30 October 2019

MLA 2020: Panels Sponsored by the William Morris Society U.S.

The Morris Society in the United States is pleased to sponsor two sessions at the Modern Language Association Convention to be held in Seattle, WA, in January 2020. 

Our first session, “Re-evaluating the Pre-Raphaelites,” examines how in the past decade a number of exhibitions from Manchester to Moscow have reassessed Pre-Raphaelite art and design, from William Holman Hunt and the Pre-Raphaelite Vision at the Manchester Art Gallery in 2009 to the traveling exhibition Victorian Radicals: From the Pre-Raphaelites to the Arts and Crafts Movement at venues through 2021. These displays have positioned the intersection of art, design, and literature as defining features of the Pre-Raphaelites and the Arts and Crafts movement, marking them as both “avant-garde” and deeply engaged with the past. The papers in this session thoughtfully respond to these recent re-evaluations of the Pre-Raphaelites and the Arts and Crafts movement. 

1: ‘I Seek No Dream . . . but Rather the End of Dreams’: Exhibiting Edward Burne-Jones
Andrea Wolk Rager, Case Western U

2: The Radical Roots of William Morris and the Pre-Raphaelites
Monica Bowen, Seattle U

3: Race and the Radicals: Victorian Racial Theory and the Arts and Crafts Movement
Imogen Hart, U of California, Berkeley

4: Toward a Historiography of Pre-Raphaelite (Post)Modernism and the Future of the Pre-Raphaelite Past
Julie F. Codell, Arizona State U

Presider, Anna Wager, Hobart and William Smith Colleges

Our second session, "Ecosocialism and the Late Victorians" (co-sponsored with Association for the Study of Literature and Environment), addresses how the late nineteenth century saw writers, artists, and thinkers such as William Morris help plant the seeds of ecological concerns in socialist politics, leading to innovative approaches to both environmental and socialist ideas. The papers in this session explore the ways (literary, artistic, political) that resultant ecosocialist impulses influenced or grew out of late Victorian culture. 

1: Full Steam Ahead? Ecosocialist Thinking in Late-Century Women’s Fiction
Heidi Aijala, U of Iowa

2: ‘A Pretty Never-Never Land’: Ecosocialism and William Morris’s News from Nowhere
Jude V. Nixon, Salem State U

3: William Morris’s Ecosocialism, Then and Now
Frank A. Palmeri, U of Miami

Presider, Florence S. Boos, U of Iowa

For paper abstracts, panelist, and scheduling information for both sessions, please see http://www.morrissociety.org/MLA2020sessions.pdf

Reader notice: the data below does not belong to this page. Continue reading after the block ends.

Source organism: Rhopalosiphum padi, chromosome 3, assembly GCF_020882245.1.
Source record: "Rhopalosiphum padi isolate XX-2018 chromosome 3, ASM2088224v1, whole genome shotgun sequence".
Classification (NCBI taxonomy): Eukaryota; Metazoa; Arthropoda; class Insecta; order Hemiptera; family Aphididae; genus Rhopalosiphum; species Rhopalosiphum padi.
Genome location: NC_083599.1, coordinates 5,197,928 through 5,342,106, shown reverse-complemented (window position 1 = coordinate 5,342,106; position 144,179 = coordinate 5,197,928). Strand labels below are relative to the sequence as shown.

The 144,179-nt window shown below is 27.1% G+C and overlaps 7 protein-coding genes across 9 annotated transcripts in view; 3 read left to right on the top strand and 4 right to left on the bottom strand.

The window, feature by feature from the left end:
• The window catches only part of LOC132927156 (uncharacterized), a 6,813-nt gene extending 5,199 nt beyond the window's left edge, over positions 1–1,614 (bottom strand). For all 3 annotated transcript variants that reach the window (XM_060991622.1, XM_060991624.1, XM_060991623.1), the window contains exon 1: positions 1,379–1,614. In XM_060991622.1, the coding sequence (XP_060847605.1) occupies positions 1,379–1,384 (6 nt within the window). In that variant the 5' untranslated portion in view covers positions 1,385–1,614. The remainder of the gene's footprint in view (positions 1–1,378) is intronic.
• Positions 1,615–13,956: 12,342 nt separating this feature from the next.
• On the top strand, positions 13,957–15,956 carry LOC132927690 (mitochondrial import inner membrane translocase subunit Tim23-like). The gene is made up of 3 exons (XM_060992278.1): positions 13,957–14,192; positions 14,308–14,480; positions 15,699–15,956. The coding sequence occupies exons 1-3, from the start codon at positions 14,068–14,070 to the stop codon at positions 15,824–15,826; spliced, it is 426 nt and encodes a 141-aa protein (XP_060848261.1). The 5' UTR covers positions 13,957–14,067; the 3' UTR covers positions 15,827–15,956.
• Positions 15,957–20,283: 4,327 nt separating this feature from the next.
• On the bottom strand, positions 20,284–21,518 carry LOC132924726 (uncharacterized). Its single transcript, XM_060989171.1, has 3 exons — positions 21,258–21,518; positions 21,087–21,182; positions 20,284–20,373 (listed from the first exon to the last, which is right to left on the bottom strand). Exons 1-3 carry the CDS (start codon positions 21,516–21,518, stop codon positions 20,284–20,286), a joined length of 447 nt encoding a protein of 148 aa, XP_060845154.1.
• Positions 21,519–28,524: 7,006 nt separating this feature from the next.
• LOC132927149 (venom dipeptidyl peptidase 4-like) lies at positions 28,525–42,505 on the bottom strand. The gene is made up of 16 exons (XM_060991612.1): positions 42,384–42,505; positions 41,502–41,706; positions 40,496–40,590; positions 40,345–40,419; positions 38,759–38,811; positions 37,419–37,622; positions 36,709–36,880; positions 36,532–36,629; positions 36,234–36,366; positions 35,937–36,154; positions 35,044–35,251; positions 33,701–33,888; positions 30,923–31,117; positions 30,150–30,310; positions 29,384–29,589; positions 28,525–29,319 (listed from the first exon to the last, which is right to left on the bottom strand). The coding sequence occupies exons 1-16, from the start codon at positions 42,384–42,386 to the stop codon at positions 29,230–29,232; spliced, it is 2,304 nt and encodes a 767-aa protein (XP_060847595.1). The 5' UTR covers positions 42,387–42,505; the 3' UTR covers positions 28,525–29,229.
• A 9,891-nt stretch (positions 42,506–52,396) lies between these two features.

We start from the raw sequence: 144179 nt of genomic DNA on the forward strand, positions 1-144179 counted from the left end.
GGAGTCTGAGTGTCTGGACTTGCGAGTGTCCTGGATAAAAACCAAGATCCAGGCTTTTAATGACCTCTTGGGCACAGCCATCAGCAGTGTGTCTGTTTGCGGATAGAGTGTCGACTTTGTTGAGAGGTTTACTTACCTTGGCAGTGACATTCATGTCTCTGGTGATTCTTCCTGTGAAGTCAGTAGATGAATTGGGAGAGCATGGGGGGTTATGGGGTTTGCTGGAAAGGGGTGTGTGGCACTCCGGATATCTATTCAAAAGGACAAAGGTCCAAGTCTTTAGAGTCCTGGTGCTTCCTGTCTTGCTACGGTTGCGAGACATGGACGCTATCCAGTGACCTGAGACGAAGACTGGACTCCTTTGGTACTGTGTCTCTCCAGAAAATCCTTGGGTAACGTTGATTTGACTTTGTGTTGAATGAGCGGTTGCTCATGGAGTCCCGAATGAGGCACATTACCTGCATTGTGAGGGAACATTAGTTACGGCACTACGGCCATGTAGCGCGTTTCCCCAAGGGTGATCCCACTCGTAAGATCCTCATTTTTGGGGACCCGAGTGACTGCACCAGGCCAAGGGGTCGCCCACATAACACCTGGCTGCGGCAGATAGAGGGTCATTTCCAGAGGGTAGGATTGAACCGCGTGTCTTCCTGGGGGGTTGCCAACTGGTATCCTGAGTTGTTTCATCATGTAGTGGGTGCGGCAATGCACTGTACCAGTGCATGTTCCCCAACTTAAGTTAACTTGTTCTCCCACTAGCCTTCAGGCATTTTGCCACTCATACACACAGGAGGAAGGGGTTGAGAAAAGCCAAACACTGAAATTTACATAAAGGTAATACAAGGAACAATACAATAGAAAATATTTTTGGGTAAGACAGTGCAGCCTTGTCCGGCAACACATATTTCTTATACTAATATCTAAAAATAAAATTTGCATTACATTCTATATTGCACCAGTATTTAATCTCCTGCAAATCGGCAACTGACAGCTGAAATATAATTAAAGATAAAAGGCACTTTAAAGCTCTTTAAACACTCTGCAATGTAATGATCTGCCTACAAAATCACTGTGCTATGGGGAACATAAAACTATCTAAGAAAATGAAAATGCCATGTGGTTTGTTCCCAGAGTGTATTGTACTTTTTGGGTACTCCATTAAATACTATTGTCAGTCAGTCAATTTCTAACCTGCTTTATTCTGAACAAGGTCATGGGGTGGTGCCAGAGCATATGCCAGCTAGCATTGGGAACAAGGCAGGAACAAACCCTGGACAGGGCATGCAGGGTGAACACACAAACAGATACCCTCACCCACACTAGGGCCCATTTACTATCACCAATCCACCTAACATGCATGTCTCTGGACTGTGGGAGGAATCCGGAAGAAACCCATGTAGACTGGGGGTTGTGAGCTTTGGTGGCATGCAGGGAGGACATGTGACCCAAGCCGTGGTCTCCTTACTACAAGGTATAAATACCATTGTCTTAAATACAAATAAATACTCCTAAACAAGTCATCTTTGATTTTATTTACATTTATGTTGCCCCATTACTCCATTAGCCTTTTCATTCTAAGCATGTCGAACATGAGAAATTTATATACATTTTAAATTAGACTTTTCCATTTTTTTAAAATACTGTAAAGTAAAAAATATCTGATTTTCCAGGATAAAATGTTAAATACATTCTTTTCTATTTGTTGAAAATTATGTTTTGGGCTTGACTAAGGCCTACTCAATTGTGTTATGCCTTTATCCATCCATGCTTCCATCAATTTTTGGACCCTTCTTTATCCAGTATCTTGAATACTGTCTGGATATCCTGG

Guest Passes

All MLA members and members of the profession that the MLA serves must register in order to participate in or attend sessions.

A convention speaker may obtain a pass for a guest who has no professional interest in language or literature; the pass is valid only to hear a presentation given by that speaker at a single session. The speaker must request the pass at the MLA registration and welcome center on the day of the session, before the center closes. The speaker must provide his or her name, session details (session number, room, date, and time), and the guest’s name. Passes may not be requested by guests of speakers or by MLA members who have not registered for the convention. MLA convention registrants may obtain free passes to the exhibit hall for guests they accompany in the hall. Persons who are not registered for the convention and who are not accompanied by registrants may purchase a one-day pass to the exhibit hall for $10. These passes are available at the exhibit registration booth, Washington State Convention Center (Atrium, level 4).

23 October 2019

Call for Applications - 2020 Joseph R. Dunlap Memorial Fellowship (Due 12/ 1/ 19)

The William Morris Society in the United States is calling for applications for the 2020 Joseph R. Dunlap Memorial Fellowship. The deadline is December 1, 2019. Applications are judged by committee, and the decision will be announced by January 15, 2020.
The Dunlap Fellowship supports scholarly and creative work about William Morris.  The fellowship offers funding of $1000 or more for research and other expenses, including travel to conferences and libraries. Projects may deal with any subject—biographical, literary, historical, social, artistic, political, typographical—relating to Morris. The Society also encourages translations of Morris's works and the production of teaching materials (lesson plans and course materials) suitable for use at the elementary, secondary, college, or adult-education level. Applications are sought particularly from younger members of the Society and from those at the beginning of their careers. Recipients may be from any country and need not have an academic or institutional appointment, nor must recipients hold the Ph.D. Although recipients are not required to be members of the William Morris Society, we encourage those applying to join and to share in the benefits of membership.
In some years the Society offers a second, smaller fellowship, the William Morris Society Award (the amount to be determined by the committee of judges).  The purpose and aims of this second award are the same as for the Dunlap Fellowship.
Applicants should send a two-page description of their projects, along with a c.v. and at least one letter of recommendation. For a translation project, please submit an additional letter from a recognized authority able to certify the applicant's competence in both languages. For teaching materials, we ask also for a cover letter describing the ways in which the materials might be used in learning situations. The Society would be pleased to publish any completed translation or teaching materials on its website, but this is not a requirement. 
Send applications by email (with the subject line "Application for the 2020 Dunlap Award") to:
Dr. KellyAnn Fitzpatrick
For more information, please see the Morris Society website.